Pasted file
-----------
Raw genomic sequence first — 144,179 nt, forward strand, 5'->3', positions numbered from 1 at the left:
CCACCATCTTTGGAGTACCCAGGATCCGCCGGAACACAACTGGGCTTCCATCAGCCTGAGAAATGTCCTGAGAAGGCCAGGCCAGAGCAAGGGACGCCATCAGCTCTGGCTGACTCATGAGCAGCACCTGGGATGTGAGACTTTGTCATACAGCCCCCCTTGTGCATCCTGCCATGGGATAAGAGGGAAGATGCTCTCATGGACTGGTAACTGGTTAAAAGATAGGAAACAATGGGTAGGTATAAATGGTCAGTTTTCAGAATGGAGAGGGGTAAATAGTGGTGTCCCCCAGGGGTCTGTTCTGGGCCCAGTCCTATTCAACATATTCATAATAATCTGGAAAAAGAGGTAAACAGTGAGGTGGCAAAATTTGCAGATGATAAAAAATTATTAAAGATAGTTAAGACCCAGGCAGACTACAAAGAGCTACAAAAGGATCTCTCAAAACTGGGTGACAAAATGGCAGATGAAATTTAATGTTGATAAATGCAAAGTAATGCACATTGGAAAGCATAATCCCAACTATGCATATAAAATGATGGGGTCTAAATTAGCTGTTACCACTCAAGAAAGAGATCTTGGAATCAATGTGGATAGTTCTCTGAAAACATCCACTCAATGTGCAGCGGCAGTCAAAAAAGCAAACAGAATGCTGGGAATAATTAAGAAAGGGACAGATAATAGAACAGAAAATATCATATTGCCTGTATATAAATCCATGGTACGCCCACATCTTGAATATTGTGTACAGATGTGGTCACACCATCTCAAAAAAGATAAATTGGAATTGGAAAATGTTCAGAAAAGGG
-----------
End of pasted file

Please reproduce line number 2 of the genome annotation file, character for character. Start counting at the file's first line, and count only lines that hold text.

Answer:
CCACCATCTTTGGAGTACCCAGGATCCGCCGGAACACAACTGGGCTTCCATCAGCCTGAGAAATGTCCTGAGAAGGCCAGGCCAGAGCAAGGGACGCCATCAGCTCTGGCTGACTCATGAGCAGCACCTGGGATGTGAGACTTTGTCATACAGCCCCCCTTGTGCATCCTGCCATGGGATAAGAGGGAAGATGCTCTCATGGACTGGTAACTGGTTAAAAGATAGGAAACAATGGGTAGGTATAAATGGTCAGTTTTCAGAATGGAGAGGGGTAAATAGTGGTGTCCCCCAGGGGTCTGTTCTGGGCCCAGTCCTATTCAACATATTCATAATAATCTGGAAAAAGAGGTAAACAGTGAGGTGGCAAAATTTGCAGATGATAAAAAATTATTAAAGATAGTTAAGACCCAGGCAGACTACAAAGAGCTACAAAAGGATCTCTCAAAACTGGGTGACAAAATGGCAGATGAAATTTAATGTTGATAAATGCAAAGTAATGCACATTGGAAAGCATAATCCCAACTATGCATATAAAATGATGGGGTCTAAATTAGCTGTTACCACTCAAGAAAGAGATCTTGGAATCAATGTGGATAGTTCTCTGAAAACATCCACTCAATGTGCAGCGGCAGTCAAAAAAGCAAACAGAATGCTGGGAATAATTAAGAAAGGGACAGATAATAGAACAGAAAATATCATATTGCCTGTATATAAATCCATGGTACGCCCACATCTTGAATATTGTGTACAGATGTGGTCACACCATCTCAAAAAAGATAAATTGGAATTGGAAAATGTTCAGAAAAGGG